Annual Performance Reviews: Just Say NO

The end of the year, for many employers, signals employee review time. Rushing to do the “obligatory” duty of an employer by completing an employee evaluation. Meanwhile during the course of the year, employees are left wondering where they stand, asking questions like: How am I doing? Am I doing the job correctly? Where do I go from here?

Employee performance evaluations are an ongoing process and not a once a year event. When an employee receives their evaluation, there should not be any surprises. Employers should hold performance reviews throughout the year.

When evaluating employee job performance, managers must have knowledge and understanding of the duties and skills required for the job. It is the responsibility of the employer that the employee is clear on the expectations and requirements of the job. All goals must be measurable and realistic for each job and employee specifically.

Establishing Goals

Goals must be discussed with the employee. List and write out goals so everyone sees them listed. Goals are an agreement with employer and employee. During evaluation, obtain the signature of both the employee and manager.

Consistent Reviews and Feedback

As stated earlier, performance reviews must be discussed on a consistent and timely schedule throughout the year. Create a realistic schedule whether it’s monthly or every six months, the employee and the employer need to have defined objective meetings to review performance track. During each performance review, make notes to reflect the progress between reviews.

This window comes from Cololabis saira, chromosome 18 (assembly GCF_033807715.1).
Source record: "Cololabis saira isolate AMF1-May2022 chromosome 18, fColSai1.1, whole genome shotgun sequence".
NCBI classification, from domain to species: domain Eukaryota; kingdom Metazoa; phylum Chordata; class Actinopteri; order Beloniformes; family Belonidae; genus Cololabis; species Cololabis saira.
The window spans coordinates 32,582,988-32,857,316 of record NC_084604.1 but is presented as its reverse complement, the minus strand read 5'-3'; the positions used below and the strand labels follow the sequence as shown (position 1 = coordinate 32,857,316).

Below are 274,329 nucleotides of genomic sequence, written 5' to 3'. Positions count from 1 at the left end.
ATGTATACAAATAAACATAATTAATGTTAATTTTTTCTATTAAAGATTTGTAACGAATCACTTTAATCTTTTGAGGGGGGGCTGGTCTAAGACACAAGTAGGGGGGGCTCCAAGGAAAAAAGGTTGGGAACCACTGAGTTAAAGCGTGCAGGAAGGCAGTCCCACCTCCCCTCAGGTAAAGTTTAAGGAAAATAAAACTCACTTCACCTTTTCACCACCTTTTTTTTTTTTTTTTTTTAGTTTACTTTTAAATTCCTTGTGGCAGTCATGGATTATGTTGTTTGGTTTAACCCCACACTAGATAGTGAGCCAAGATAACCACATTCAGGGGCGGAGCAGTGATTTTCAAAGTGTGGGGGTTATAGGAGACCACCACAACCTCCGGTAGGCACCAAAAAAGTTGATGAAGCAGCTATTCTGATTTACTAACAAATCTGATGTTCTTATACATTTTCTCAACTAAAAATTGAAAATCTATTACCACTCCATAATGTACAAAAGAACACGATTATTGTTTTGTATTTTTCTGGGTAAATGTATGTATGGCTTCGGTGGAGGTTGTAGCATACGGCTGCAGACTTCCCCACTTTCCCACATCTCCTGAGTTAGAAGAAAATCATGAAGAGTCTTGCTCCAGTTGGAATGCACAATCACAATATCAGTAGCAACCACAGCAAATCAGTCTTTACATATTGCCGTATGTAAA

Employers need to provide real-time feedback as well. Praising and correcting throughout the year needs to continually occur. When a manager recognizes progress, it needs to be rewarded and praised. But the same needs to happen when the performance begins to slide.

Employers need to make notes on it all. Notes on the good and the bad, and the reviews need to be factual, detailed, and constructive. Opinions do not belong in the notes.

Formal Evaluations

When it comes time for the formal evaluation, give the employee ample enough time to prepare for discussion. Review job description, goals, and performance metrics. Evaluations are meant to be constructive, but factual. Employers must be respectful. Allow time for the employee to give feedback and ask clarification. Employees should come away with clear, defined goals and expectations for growth and performance.

When Goals Aren’t Met

When an employee fails to meet expectations after coaching and guidance, there will need to be consequences such as suspension, probation, demotion, or possibly termination. Timelines must be given and set for improvements. Employers must play an active role in job improvement.

Employee performance evaluations are a commitment and vital to the success of a company. Not only does it allow an employer to keep a pulse on the employees, but evaluations are great for morale.

Employees need to be valued and appreciated. Performance evaluations do just that. It allows the time for an employee to be an individual.

Marcie Richardson

With over 20 years of HR experience, Marcie understands the struggles companies face in compliance regulation and policy structure. She recognizes that effective company culture and policies start with how we treat employees. As the Director of Human Resources for Guarantee Restoration Services in Baton Rouge, Louisiana, she values the need for a strong company culture to ensure operational continuity. Marcie obtained her IICRC in WRT and ASD because she believes to truly understand the needs of each employee, you need to understand their job. Marcie also holds a Louisiana Department of Insurance License in Health, Life & Accident.

marcie@guaranteerestoration.com
www.guaranteerestoration.com

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